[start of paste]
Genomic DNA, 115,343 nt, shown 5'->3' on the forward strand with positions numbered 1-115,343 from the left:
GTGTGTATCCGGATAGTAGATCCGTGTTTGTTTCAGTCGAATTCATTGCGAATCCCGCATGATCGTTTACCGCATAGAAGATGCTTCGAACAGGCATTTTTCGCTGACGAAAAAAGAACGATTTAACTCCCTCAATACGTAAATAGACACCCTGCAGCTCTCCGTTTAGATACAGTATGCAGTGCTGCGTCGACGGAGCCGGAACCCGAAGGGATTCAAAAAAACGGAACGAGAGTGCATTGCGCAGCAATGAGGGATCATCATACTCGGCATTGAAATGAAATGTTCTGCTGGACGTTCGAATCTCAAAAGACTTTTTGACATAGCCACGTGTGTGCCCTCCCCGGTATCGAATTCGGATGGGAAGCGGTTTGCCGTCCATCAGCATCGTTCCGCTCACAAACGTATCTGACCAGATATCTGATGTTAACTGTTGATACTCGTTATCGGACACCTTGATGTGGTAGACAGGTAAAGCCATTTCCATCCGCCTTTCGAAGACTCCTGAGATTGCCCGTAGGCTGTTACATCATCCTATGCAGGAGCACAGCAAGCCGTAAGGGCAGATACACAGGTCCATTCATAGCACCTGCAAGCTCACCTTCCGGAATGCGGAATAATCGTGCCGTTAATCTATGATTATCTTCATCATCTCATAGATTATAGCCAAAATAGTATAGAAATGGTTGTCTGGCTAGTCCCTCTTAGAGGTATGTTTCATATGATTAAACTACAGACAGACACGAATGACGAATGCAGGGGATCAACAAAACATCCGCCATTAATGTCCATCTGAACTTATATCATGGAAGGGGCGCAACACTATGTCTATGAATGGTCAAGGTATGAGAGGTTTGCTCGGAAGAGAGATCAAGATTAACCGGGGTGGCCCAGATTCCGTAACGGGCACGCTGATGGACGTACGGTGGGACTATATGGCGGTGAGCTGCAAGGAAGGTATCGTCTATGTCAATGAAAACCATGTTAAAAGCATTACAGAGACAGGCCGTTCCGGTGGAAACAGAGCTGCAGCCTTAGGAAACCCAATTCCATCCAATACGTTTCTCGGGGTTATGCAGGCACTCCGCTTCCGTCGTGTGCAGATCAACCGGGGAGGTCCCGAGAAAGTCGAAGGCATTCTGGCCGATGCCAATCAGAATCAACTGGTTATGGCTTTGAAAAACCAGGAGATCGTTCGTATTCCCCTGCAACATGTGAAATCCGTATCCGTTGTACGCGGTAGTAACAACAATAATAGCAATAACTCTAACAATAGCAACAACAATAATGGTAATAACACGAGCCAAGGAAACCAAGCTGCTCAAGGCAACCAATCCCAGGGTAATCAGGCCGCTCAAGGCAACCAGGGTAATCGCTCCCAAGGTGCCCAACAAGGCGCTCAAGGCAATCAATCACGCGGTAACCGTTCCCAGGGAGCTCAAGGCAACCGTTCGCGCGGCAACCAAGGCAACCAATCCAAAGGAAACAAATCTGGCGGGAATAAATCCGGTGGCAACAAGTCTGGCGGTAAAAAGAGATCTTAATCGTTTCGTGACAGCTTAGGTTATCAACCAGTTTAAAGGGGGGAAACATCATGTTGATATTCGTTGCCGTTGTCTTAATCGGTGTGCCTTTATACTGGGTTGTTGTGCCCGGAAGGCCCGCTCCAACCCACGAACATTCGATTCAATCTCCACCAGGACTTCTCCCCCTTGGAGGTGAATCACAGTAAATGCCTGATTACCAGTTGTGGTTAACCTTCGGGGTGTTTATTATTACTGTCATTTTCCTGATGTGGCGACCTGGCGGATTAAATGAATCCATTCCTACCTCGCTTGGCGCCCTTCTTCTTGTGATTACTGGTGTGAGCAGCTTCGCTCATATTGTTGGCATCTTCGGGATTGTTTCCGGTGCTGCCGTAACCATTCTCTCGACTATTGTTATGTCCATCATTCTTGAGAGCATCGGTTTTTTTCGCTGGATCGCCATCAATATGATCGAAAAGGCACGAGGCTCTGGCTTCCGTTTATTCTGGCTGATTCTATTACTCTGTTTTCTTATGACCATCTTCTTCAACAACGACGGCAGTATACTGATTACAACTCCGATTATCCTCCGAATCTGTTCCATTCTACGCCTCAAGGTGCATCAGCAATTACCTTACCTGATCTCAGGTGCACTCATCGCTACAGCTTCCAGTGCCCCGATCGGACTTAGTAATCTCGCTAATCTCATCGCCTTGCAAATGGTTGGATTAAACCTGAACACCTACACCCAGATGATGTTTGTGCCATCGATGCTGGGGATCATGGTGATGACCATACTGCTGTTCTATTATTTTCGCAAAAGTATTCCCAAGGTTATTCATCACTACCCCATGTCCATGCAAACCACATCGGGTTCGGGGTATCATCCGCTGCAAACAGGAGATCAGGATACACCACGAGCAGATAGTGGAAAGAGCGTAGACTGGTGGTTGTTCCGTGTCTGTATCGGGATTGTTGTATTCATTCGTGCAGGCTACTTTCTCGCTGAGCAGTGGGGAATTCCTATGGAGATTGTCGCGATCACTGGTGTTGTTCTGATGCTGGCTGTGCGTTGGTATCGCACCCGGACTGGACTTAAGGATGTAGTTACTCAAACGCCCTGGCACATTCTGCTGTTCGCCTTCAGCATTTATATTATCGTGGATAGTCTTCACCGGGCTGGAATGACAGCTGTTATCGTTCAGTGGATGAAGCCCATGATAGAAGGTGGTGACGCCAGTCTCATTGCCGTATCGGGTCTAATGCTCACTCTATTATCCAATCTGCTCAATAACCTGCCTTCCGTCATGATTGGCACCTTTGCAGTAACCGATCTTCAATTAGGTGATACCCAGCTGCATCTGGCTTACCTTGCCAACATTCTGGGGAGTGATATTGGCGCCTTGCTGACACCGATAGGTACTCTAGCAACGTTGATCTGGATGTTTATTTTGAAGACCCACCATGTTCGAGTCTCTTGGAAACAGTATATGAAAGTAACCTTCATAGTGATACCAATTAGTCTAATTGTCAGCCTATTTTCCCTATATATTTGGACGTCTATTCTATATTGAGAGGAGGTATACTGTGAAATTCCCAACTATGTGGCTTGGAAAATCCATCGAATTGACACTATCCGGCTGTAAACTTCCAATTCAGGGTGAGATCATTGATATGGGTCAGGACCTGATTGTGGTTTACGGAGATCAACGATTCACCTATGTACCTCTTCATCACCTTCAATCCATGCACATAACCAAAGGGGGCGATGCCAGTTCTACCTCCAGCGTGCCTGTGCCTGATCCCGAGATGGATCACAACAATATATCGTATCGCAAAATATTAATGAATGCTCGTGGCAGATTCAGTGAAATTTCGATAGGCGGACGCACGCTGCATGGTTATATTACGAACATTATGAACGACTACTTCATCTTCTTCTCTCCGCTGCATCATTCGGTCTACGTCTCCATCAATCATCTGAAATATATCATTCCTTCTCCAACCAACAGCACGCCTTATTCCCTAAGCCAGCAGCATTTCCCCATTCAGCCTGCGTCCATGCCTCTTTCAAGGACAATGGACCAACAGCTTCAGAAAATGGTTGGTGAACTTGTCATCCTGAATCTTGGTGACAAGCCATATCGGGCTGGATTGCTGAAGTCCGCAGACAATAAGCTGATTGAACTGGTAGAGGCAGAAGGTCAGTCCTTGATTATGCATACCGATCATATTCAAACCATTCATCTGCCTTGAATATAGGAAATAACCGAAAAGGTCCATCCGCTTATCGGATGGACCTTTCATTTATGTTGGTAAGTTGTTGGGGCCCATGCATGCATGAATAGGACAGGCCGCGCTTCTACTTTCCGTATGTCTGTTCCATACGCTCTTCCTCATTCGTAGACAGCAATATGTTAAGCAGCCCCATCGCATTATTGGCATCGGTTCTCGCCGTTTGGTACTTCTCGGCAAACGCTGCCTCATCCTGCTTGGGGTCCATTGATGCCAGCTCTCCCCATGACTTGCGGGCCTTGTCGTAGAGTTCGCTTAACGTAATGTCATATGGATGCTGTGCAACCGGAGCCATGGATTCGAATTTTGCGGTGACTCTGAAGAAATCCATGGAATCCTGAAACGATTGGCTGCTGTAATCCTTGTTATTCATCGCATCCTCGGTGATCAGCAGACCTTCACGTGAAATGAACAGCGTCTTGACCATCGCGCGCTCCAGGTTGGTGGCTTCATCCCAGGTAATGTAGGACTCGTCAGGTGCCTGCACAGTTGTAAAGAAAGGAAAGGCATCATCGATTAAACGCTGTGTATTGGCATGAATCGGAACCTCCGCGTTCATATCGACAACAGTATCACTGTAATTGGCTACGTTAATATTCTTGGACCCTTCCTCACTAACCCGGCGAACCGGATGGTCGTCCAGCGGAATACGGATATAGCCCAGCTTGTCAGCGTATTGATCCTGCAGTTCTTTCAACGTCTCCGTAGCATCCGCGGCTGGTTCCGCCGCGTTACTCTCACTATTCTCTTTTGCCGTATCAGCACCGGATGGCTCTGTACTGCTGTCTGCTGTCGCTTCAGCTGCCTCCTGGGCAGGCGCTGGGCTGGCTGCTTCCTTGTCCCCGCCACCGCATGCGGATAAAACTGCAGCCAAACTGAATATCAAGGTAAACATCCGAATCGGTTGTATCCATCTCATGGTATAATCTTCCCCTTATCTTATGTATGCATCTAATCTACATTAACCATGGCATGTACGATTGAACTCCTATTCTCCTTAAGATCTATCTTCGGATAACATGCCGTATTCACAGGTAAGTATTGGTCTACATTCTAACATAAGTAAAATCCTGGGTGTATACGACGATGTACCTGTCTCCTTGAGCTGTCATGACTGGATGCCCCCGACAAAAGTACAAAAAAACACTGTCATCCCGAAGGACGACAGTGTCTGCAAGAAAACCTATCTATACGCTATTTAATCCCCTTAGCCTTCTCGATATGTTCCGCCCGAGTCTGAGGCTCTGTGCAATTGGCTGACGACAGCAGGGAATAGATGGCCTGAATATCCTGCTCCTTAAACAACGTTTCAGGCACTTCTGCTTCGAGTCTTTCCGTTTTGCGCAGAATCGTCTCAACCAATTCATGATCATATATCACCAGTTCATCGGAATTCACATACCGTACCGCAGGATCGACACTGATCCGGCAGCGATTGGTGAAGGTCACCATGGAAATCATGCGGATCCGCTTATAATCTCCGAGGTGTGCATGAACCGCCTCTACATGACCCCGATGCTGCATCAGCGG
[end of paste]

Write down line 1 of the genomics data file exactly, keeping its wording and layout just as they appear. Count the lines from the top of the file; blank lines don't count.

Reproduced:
Genomic DNA, 115,343 nt, shown 5'->3' on the forward strand with positions numbered 1-115,343 from the left: